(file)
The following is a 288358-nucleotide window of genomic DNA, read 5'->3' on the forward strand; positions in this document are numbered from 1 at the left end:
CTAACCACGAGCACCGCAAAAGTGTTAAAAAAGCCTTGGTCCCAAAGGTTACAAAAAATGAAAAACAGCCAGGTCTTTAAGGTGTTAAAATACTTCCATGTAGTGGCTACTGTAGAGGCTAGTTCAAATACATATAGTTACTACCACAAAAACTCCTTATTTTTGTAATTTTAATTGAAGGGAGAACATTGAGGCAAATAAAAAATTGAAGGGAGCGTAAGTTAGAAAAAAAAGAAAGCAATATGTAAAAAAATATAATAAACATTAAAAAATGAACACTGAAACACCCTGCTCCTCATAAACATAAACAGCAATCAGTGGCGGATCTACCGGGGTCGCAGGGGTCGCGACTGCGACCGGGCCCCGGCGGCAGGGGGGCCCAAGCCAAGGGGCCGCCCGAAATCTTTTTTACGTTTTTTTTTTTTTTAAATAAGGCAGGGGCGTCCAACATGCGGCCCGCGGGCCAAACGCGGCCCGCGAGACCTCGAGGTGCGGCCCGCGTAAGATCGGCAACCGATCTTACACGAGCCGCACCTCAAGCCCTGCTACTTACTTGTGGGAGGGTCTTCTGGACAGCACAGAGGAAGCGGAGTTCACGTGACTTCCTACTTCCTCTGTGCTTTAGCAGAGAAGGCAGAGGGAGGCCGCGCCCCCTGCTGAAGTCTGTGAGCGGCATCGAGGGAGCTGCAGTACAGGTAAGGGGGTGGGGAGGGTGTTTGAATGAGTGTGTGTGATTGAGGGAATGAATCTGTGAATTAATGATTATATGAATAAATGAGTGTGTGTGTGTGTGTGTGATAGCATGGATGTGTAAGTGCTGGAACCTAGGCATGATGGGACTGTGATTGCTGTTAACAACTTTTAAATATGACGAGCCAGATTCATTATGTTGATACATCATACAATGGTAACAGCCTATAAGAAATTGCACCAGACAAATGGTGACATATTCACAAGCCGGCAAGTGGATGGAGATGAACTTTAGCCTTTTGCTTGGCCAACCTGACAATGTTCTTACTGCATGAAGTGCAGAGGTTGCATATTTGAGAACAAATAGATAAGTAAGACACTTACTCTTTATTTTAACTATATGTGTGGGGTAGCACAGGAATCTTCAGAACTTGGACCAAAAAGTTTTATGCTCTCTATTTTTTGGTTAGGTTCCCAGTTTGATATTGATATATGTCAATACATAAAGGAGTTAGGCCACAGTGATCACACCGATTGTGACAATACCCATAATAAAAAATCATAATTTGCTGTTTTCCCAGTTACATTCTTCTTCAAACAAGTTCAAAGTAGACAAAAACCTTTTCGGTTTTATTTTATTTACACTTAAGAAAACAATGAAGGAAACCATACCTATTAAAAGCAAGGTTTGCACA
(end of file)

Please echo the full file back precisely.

The following is a 288358-nucleotide window of genomic DNA, read 5'->3' on the forward strand; positions in this document are numbered from 1 at the left end:
CTAACCACGAGCACCGCAAAAGTGTTAAAAAAGCCTTGGTCCCAAAGGTTACAAAAAATGAAAAACAGCCAGGTCTTTAAGGTGTTAAAATACTTCCATGTAGTGGCTACTGTAGAGGCTAGTTCAAATACATATAGTTACTACCACAAAAACTCCTTATTTTTGTAATTTTAATTGAAGGGAGAACATTGAGGCAAATAAAAAATTGAAGGGAGCGTAAGTTAGAAAAAAAAGAAAGCAATATGTAAAAAAATATAATAAACATTAAAAAATGAACACTGAAACACCCTGCTCCTCATAAACATAAACAGCAATCAGTGGCGGATCTACCGGGGTCGCAGGGGTCGCGACTGCGACCGGGCCCCGGCGGCAGGGGGGCCCAAGCCAAGGGGCCGCCCGAAATCTTTTTTACGTTTTTTTTTTTTTTAAATAAGGCAGGGGCGTCCAACATGCGGCCCGCGGGCCAAACGCGGCCCGCGAGACCTCGAGGTGCGGCCCGCGTAAGATCGGCAACCGATCTTACACGAGCCGCACCTCAAGCCCTGCTACTTACTTGTGGGAGGGTCTTCTGGACAGCACAGAGGAAGCGGAGTTCACGTGACTTCCTACTTCCTCTGTGCTTTAGCAGAGAAGGCAGAGGGAGGCCGCGCCCCCTGCTGAAGTCTGTGAGCGGCATCGAGGGAGCTGCAGTACAGGTAAGGGGGTGGGGAGGGTGTTTGAATGAGTGTGTGTGATTGAGGGAATGAATCTGTGAATTAATGATTATATGAATAAATGAGTGTGTGTGTGTGTGTGTGATAGCATGGATGTGTAAGTGCTGGAACCTAGGCATGATGGGACTGTGATTGCTGTTAACAACTTTTAAATATGACGAGCCAGATTCATTATGTTGATACATCATACAATGGTAACAGCCTATAAGAAATTGCACCAGACAAATGGTGACATATTCACAAGCCGGCAAGTGGATGGAGATGAACTTTAGCCTTTTGCTTGGCCAACCTGACAATGTTCTTACTGCATGAAGTGCAGAGGTTGCATATTTGAGAACAAATAGATAAGTAAGACACTTACTCTTTATTTTAACTATATGTGTGGGGTAGCACAGGAATCTTCAGAACTTGGACCAAAAAGTTTTATGCTCTCTATTTTTTGGTTAGGTTCCCAGTTTGATATTGATATATGTCAATACATAAAGGAGTTAGGCCACAGTGATCACACCGATTGTGACAATACCCATAATAAAAAATCATAATTTGCTGTTTTCCCAGTTACATTCTTCTTCAAACAAGTTCAAAGTAGACAAAAACCTTTTCGGTTTTATTTTATTTACACTTAAGAAAACAATGAAGGAAACCATACCTATTAAAAGCAAGGTTTGCACA